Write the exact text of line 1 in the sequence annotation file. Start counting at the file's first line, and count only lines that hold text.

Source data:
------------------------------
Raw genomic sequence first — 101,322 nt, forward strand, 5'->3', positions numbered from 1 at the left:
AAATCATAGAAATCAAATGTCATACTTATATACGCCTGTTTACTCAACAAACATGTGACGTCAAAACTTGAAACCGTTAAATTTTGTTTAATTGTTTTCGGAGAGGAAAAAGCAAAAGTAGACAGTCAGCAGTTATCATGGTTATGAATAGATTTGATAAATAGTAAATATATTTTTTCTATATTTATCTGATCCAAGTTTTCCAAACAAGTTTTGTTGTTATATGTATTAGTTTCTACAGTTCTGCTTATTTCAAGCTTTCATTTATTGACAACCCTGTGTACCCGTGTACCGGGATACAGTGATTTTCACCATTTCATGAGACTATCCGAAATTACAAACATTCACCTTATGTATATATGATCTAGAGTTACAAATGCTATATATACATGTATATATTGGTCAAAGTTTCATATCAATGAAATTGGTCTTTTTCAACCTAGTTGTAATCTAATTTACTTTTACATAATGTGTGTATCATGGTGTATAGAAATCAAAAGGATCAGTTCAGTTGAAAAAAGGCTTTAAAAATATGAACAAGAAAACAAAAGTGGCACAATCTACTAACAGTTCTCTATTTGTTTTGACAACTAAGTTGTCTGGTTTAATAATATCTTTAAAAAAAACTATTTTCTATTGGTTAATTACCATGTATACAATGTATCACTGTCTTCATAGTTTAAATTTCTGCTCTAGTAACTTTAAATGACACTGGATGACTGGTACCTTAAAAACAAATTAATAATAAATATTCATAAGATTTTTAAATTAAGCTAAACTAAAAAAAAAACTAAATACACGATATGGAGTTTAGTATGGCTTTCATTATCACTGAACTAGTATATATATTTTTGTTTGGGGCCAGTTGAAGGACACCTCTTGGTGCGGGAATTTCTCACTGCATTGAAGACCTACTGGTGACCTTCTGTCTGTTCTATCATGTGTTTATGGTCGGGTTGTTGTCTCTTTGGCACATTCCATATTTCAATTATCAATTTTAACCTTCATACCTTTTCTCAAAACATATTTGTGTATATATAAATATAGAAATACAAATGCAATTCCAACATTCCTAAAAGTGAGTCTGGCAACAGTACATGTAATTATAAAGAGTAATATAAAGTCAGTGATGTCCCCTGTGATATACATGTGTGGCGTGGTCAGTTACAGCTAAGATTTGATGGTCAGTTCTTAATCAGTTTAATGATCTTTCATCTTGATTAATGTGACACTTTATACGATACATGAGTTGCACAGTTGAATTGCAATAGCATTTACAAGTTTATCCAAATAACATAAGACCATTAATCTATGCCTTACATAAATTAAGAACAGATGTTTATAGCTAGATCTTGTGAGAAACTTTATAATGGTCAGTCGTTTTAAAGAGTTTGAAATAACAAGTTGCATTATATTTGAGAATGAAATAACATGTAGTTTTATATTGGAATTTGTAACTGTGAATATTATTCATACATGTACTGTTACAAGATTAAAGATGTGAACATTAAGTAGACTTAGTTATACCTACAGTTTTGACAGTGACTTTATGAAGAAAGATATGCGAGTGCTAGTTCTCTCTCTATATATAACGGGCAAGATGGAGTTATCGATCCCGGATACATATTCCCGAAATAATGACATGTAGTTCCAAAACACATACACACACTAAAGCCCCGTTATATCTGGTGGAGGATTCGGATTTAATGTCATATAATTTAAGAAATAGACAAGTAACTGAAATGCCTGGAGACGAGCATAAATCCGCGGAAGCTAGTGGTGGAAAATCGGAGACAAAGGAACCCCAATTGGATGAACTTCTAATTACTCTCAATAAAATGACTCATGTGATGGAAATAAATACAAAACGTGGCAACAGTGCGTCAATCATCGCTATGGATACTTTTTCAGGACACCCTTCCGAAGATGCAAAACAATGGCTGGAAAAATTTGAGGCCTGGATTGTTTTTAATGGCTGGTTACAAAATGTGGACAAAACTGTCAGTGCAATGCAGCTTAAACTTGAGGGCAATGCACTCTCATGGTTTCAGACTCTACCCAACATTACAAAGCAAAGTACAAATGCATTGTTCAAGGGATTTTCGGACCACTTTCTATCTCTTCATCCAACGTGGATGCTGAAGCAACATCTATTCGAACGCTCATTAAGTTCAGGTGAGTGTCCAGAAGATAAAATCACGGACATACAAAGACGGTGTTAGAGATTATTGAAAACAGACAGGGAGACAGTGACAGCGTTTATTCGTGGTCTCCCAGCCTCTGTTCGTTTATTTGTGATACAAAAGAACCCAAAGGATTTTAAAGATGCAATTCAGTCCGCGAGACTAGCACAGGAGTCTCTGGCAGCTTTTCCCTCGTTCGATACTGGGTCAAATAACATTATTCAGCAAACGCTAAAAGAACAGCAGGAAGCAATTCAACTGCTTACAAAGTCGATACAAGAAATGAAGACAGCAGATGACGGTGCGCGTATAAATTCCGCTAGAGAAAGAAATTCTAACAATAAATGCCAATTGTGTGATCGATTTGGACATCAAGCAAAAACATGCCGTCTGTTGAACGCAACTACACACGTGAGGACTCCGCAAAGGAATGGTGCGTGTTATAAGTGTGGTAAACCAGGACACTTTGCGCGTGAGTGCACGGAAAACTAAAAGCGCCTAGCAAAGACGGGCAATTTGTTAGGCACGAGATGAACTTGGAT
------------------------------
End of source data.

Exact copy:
Raw genomic sequence first — 101,322 nt, forward strand, 5'->3', positions numbered from 1 at the left: